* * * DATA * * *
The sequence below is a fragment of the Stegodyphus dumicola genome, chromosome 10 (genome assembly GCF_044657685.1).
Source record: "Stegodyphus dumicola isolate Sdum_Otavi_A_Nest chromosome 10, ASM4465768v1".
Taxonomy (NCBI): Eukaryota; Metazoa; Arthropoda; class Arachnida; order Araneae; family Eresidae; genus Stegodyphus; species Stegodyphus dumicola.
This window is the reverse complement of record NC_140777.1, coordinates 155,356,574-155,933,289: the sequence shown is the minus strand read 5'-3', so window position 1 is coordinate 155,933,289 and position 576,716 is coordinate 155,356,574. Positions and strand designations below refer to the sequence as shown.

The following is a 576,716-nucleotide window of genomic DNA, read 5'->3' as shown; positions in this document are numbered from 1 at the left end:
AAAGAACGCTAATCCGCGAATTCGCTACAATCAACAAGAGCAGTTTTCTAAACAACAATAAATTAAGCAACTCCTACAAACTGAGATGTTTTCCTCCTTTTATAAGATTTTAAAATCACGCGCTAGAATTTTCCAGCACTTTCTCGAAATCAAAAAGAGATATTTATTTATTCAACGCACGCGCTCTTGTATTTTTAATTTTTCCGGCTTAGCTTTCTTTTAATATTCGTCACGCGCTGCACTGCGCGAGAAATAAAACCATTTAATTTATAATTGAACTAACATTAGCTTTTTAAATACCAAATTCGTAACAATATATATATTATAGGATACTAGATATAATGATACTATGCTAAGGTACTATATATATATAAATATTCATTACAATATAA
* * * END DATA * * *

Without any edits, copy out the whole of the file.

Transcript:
The sequence below is a fragment of the Stegodyphus dumicola genome, chromosome 10 (genome assembly GCF_044657685.1).
Source record: "Stegodyphus dumicola isolate Sdum_Otavi_A_Nest chromosome 10, ASM4465768v1".
Taxonomy (NCBI): Eukaryota; Metazoa; Arthropoda; class Arachnida; order Araneae; family Eresidae; genus Stegodyphus; species Stegodyphus dumicola.
This window is the reverse complement of record NC_140777.1, coordinates 155,356,574-155,933,289: the sequence shown is the minus strand read 5'-3', so window position 1 is coordinate 155,933,289 and position 576,716 is coordinate 155,356,574. Positions and strand designations below refer to the sequence as shown.

The following is a 576,716-nucleotide window of genomic DNA, read 5'->3' as shown; positions in this document are numbered from 1 at the left end:
AAAGAACGCTAATCCGCGAATTCGCTACAATCAACAAGAGCAGTTTTCTAAACAACAATAAATTAAGCAACTCCTACAAACTGAGATGTTTTCCTCCTTTTATAAGATTTTAAAATCACGCGCTAGAATTTTCCAGCACTTTCTCGAAATCAAAAAGAGATATTTATTTATTCAACGCACGCGCTCTTGTATTTTTAATTTTTCCGGCTTAGCTTTCTTTTAATATTCGTCACGCGCTGCACTGCGCGAGAAATAAAACCATTTAATTTATAATTGAACTAACATTAGCTTTTTAAATACCAAATTCGTAACAATATATATATTATAGGATACTAGATATAATGATACTATGCTAAGGTACTATATATATATAAATATTCATTACAATATAA